Both machines are desktop computers, and I think the easiest way to go will be using a parallel cable, and XP functions. I will let you know how did that work.

Again, thank you all!

Rufino


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Vito Smolej
Germany
Local time: 01:01
Member (2004)
English to Slovenian
+ ...
One sure & safe way is plugging the old HD or HDs into the new PC Mar 1, 2005

... and just copying the h*l out of the old hardware onto the new hard disks.

Actually it may even make sense to leave the old disks in the new enclosure - assuming it's not a notebook of course or something prohibiting this approach -. I still have C drive from three generations ago in my latest clunker - additional to the big HD from the generation minus 1.

Hope this does not sound too wild.

Regards

vito

PS: ...and Jerzy mentioned this already anyhow. Re parallel cable - make sure it's a long weekend. And don't stay home while doing it;)


[Edited at 2005-03-01 20:27]


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Jerzy Czopik  Identity Verified
Germany
Local time: 01:01
Member (2003)
Polish to German
+ ...
Oh, gee, this will take ages Mar 1, 2005

The parallel port is VERY slow...
Your new PC will surely have Ethernet.
If your old one does not have Ethernet, you can buy a PCI card, for example look here http://www.newegg.com/app/ViewProductDesc.asp?description=33-163-101&depa=1 - with shipping to Canada it will stay below 20 bucks. And you will not have to wait for ages, until you are done. They sell more networking cards, this is only an example. But this one would certainly do.
Or go to the nearest computer shop and purchase one there.

The difference between he speed is 100 Mbps for Ethernet to 2 Mbps for parallel connection (details see here: http://techpatterns.com/forums/about181.html). Using special network cards and cable you can even reach 1000 Mbps...
This is 50 times respective 500 times faster than LPT.

Choosing the LPT connection will be the second worst solution. Only burning lots of data on CD just for transfer them to the other PC would be even slower IMO.

Regards
Jerzy


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Sergei Tumanov  Identity Verified
Local time: 02:01
English to Russian
+ ...
1 euro of costs and the weekend needed only! Mar 2, 2005

BDS way to do the thing.

Buy the CD/RW. (its price is about 1 euro here at tallinn, VAT included)
its capacity is usually 650/700 mb
burn the first portion of info.
insert it into new PC and copy files to the new hard drive
burn the second portion of info from the old PC
....
burn the last portion of info from the old PC
copy files to the new hard drive.

Naturally it works if you have CD-writer in the old PC. if not you can borrow one from a friend.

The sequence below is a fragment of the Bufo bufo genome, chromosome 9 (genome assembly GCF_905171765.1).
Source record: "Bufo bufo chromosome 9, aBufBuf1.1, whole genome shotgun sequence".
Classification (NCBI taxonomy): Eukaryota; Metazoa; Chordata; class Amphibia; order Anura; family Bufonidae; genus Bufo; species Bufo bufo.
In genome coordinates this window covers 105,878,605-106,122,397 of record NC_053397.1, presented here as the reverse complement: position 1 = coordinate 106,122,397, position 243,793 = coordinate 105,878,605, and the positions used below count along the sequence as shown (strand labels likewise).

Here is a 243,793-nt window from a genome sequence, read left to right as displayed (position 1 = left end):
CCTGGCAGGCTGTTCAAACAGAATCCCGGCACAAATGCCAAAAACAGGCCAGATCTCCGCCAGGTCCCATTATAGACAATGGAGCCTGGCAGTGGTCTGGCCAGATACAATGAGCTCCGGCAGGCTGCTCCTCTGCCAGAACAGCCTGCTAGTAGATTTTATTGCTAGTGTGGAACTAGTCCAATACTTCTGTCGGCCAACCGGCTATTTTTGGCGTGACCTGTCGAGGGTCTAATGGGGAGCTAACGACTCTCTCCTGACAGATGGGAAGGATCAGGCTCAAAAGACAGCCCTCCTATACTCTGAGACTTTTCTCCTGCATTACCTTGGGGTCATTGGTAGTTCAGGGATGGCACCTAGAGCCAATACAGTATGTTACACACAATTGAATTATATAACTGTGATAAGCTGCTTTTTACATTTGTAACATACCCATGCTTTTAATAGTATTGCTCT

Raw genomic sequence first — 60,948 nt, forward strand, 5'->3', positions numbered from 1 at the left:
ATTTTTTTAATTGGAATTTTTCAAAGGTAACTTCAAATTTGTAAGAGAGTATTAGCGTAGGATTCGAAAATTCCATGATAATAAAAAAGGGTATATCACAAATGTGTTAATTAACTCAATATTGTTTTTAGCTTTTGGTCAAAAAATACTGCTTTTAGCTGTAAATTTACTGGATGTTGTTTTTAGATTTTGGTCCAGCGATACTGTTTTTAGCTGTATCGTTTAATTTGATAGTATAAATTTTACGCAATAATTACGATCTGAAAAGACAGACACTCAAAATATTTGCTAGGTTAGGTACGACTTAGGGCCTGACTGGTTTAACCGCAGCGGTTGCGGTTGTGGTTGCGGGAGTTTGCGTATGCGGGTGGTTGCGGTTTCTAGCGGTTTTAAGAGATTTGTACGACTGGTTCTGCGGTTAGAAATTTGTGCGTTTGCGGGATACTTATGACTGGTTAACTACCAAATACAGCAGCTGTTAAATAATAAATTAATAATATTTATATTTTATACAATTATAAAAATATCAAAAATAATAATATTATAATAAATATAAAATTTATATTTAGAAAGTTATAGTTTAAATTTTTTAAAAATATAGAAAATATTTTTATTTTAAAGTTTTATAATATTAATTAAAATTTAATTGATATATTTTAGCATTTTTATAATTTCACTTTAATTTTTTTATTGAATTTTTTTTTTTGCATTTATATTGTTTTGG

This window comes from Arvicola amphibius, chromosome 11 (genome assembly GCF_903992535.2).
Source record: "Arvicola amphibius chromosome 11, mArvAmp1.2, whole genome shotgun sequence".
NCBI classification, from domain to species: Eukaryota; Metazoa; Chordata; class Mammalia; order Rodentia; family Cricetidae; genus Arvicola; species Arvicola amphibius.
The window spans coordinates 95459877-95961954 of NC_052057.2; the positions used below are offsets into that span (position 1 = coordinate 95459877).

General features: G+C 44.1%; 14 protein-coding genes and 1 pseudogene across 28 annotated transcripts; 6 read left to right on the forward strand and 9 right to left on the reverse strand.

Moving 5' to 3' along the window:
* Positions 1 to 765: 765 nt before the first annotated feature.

In any case I do not recommend to copy old program files.
Even if you are 200% sure everything is Ok and you had no virus it is better to reinstall programs from scratch.

In case you have some settings in old My documents folder you would like to save (bookmarks cookies etc.) I think it is possible to do it with the help of backup window's utility.
As the most of the info is copied prior to this operation, the backup file proves to be relatively small.

One more thing - it is good to do this during weekend and start in the morning.

If you have both computers connected in LAN, consider whether you really need to move info. You can easily access it on the old machine as well.

[Edited at 2005-03-02 20:42]

[Edited at 2005-03-02 20:42]

[Edited at 2005-03-02 20:49]

[Edited at 2005-03-02 20:50]


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Sergei Tumanov  Identity Verified
Local time: 02:01
English to Russian
+ ...
INCD great program Mar 2, 2005

Please consider installation of this small program from Ahead to your PC. It is supplied on the same disc with Ahead Nero.

You will be able to use the CD/RW as a big floppy then. In this case the capacity of CD/RW is slightly less / about 550 MB

However with it the process of copying to CD looks like dragging and dropping of file from one window (source folder) to another (folder on CD/RW) only.

[Edited at 2005-03-02 20:47]

[Edited at 2005-03-02 20:48]


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Jerzy Czopik  Identity Verified
Germany
Local time: 01:01
Member (2003)
Polish to German
+ ...
It will take ages to work in this way Mar 2, 2005

Burning data on CD is very good for archiving purposes, but is IMO not a way to transfer data from PC to PC.
The new PC will very likely have a DVD-writter with all necessary software, but still it takes a lot of time to burn a CD/DVD. In the same time the data would be copied via Ethernet.

But the best method would really be to build the old HDD into the new PC (do not connect it to the same port as the new HDD - unless you will the speed go down) and keep it as long there, until all necessary data is copied.

Burning CDs/DVDs would be give additional safety for the future as data backup.

Regards
Jerzy


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Desi_vdb
United Kingdom
Local time: 00:01
Dutch to English
+ ...
jerzy is absolutely right Mar 3, 2005

Built in the old harddrive into your new computer. It is not that difficult to do. And if you are no longer going to use your old computer, you might consider leaving it there as backup. I have my most important files on a second harddrive in case the first one crashes (I also make backups on cds, but I realise it will be a lot of work to put everything back from cds).

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VBaby
Local time: 00:01
English to French
+ ...
IntelliMover from Detto Mar 5, 2005

I transferred my old WinMe PC to an XP notebook using IntelliMover from Detto (known as TransferMyPC in Europe). Easy setup, easy transfer of settings, the software comes with both USB and parallel cables, file transfer utility can be used repeatedly if you forgot to transfer some files the first time.
This is - to my knowledge - the most highly migration utility on the market (consistently gets good reviews from Walt Mossberg, CNET, etc). More user-friendly and versatile than the XP wizard, but it costs about $50.

Product page:
http://www.detto.com/Intellimover/

Mossberg review:
http://ptech.wsj.com/archive/report-200402.html